Monday, March 26, 2012
Here is the Armenian Constitution of 2005: Website of the President of Armenia
Constitution of Armenia (2005)
Article 8.1 The Church is separate from the State in the Republic of Armenia.
Article 8. 1 The Republic of Armenia recognises the exclusive mission of the Armenian Apostolic Holy Church, as a national church, in the spiritual life of the Armenian people, in the development of their national culture and preservation of their national identity.
Article 8.1 Freedom of activity of all religious organisations functioning as prescribed by law shall be guaranteed in the Republic of Armenia.
Article 26 This right shall include freedom to change religion or belief, and freedom — either individually or in community with others — to manifest them in preaching, church ceremonies and other rites of worship.
Article 41 Persons belonging to national minorities shall have the right to preserve and develop their traditions, religion, language and culture.
Equal Protection of Religion
Article 14.1 Discrimination based on sex, race, skin colour, ethnic or social origin, genetic features, language, religion, ideology, political or other views, membership to a national minority, property status, birth, disability, age, or other personal or social circumstances shall be prohibited.
Article 8.1 The relations of the Republic of Armenia and the Armenian Apostolic Holy Church may be regulated by law.
Sunday, March 25, 2012
To begin with, here is the Constitution of Afghanistan enacted in 2004.
Afghanistan Constitution 2004
Source: Comparative Constitutions Project
In the name of Allah, the Most Beneficent, the Most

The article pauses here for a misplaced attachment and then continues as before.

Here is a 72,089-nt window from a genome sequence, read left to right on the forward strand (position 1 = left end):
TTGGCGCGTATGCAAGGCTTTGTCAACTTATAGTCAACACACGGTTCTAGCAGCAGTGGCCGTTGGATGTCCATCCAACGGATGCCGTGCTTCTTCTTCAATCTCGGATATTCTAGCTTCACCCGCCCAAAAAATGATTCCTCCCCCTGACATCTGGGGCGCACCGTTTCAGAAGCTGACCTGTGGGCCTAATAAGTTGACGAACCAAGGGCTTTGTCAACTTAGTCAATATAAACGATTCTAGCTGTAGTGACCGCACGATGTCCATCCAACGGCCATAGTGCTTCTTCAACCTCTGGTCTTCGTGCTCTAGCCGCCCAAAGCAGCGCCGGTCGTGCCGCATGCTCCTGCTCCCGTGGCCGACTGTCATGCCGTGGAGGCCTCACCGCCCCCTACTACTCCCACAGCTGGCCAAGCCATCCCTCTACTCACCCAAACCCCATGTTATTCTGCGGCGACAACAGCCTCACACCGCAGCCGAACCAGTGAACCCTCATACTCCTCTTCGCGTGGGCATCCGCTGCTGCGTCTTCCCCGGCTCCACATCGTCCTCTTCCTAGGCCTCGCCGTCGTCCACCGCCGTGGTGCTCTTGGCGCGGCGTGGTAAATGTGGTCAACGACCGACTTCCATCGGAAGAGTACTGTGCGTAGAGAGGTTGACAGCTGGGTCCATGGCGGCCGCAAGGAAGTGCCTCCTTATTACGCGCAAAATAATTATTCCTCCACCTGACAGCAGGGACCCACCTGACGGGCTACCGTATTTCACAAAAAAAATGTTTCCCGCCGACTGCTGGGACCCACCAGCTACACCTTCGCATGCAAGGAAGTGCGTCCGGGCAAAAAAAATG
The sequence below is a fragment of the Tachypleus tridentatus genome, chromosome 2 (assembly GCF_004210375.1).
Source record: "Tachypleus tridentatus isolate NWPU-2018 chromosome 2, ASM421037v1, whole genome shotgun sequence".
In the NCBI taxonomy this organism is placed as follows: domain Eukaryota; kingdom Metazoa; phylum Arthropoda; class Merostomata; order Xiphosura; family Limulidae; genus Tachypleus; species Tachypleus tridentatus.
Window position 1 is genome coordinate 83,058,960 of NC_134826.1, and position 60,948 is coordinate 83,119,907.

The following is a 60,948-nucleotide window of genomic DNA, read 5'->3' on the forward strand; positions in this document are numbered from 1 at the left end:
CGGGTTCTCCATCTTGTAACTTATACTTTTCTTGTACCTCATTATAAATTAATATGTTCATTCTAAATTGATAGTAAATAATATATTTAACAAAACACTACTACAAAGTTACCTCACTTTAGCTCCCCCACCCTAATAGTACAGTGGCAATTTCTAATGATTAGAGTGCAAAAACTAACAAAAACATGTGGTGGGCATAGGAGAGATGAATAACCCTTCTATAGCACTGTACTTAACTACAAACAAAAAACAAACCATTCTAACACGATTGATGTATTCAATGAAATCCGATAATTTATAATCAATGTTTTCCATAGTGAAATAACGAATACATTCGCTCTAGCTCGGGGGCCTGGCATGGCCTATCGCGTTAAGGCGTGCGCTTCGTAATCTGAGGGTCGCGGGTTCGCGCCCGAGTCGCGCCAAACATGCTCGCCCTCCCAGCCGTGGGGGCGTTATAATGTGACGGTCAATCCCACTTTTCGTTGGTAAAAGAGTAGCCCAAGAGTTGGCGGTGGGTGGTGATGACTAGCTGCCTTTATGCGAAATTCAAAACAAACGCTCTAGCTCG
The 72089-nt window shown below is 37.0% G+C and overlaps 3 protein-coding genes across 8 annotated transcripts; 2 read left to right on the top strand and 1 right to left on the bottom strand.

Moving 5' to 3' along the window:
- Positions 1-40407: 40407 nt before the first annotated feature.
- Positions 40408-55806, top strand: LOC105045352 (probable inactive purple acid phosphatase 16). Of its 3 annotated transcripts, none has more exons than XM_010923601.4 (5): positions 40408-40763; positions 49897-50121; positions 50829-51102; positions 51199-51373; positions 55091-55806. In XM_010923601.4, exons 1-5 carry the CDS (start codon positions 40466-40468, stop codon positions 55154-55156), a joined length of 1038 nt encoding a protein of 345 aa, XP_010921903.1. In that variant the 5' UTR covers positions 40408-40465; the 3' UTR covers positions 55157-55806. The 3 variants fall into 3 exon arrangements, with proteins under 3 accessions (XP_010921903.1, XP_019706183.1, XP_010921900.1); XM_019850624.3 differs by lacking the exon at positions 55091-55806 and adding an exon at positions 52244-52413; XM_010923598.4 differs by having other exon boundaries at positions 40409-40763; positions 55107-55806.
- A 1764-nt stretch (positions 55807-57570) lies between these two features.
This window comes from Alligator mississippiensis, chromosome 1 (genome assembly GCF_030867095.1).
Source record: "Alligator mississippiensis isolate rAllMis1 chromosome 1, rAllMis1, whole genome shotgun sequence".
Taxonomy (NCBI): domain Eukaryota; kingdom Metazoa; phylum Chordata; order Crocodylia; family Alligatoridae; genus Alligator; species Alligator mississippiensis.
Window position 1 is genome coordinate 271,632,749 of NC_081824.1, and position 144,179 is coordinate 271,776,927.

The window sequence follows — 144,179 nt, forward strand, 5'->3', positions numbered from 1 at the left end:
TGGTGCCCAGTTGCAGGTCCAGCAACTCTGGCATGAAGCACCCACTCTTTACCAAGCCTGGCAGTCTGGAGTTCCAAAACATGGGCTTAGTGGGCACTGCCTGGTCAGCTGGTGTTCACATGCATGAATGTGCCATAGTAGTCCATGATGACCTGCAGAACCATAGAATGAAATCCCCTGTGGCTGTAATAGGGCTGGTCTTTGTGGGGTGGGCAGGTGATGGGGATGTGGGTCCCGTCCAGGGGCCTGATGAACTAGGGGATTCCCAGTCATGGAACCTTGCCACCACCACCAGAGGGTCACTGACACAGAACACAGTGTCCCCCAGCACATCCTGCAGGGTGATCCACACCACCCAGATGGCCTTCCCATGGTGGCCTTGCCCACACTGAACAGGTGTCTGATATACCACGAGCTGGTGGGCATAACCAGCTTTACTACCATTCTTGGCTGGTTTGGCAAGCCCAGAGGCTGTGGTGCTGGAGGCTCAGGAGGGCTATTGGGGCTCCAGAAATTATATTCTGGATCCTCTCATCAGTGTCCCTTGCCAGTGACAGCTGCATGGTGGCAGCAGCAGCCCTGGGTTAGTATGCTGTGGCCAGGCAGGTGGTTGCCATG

Praise be to Allah, the Cherisher and Sustainer of
Worlds; and Praise and Peace be upon Mohammad,
His Last Messenger and his disciples and followers
We the people of Afghanistan:
Believing firmly in Almighty God, relying on His divine
will and adhering to the Holy religion of Islam;
Article 1. Afghanistan shall be an Islamic Republic,
Article 2. The sacred religion of Islam is the religion of the Islamic
Republic of Afghanistan. Followers of other faiths shall be free
within the bounds of law in the exercise and performance of their
Article 3. No law shall contravene the tenets and provisions of the
holy religion of Islam in Afghanistan.
Article 62. The individual who becomes a presidential candidate
shall have the following qualifications:
1. Shall be a citizen of Afghanistan, Muslim, born of Afghan
parents and shall not be a citizen of another country;
Article 131. The courts shall apply the Shia jurisprudence in cases
involving personal matters of followers of the Shia sect in
accordance with the provisions of the law. In other cases, if no
clarification in this Constitution and other laws exist, the courts
shall rule according to laws of this sect.
Article 149. The principles of adherence to the tenets of the Holy
religion of Islam as well as Islamic Republicanism shall not be
Article 17. The state shall adopt necessary measures to foster
education at all levels, develop religious teachings, regulate and
improve the conditions of mosques, religious schools as well as
Article 45. The state shall devise and implement a unified
educational curricula based on the tenets of the sacred religion of
Islam, national culture as well as academic principles, and develop
religious subjects curricula for schools on the basis of existing
Islamic sects in Afghanistan.
Article 54. Family is the fundamental pillar of the society, and shall
be protected by the state. The state shall adopt necessary
measures to attain the physical and spiritual health of the family,
especially of the child and mother, upbringing of children, as well
as the elimination of related traditions contrary to the principles of
the sacred religion of Islam.
Article 18. The source for the calendar year of the country shall be
based upon the migration of The Prophet (PBUH).
Article 19. The flag of Afghanistan shall be . . . inscribed in the top middle the holy phrase “There is no God but Allah and Mohammad is his Prophet, and Allah is Great.”
Article 20. The national anthem of Afghanistan shall be in Pashto
with the mention of “God is Great”
Article 23. Life is the gift of God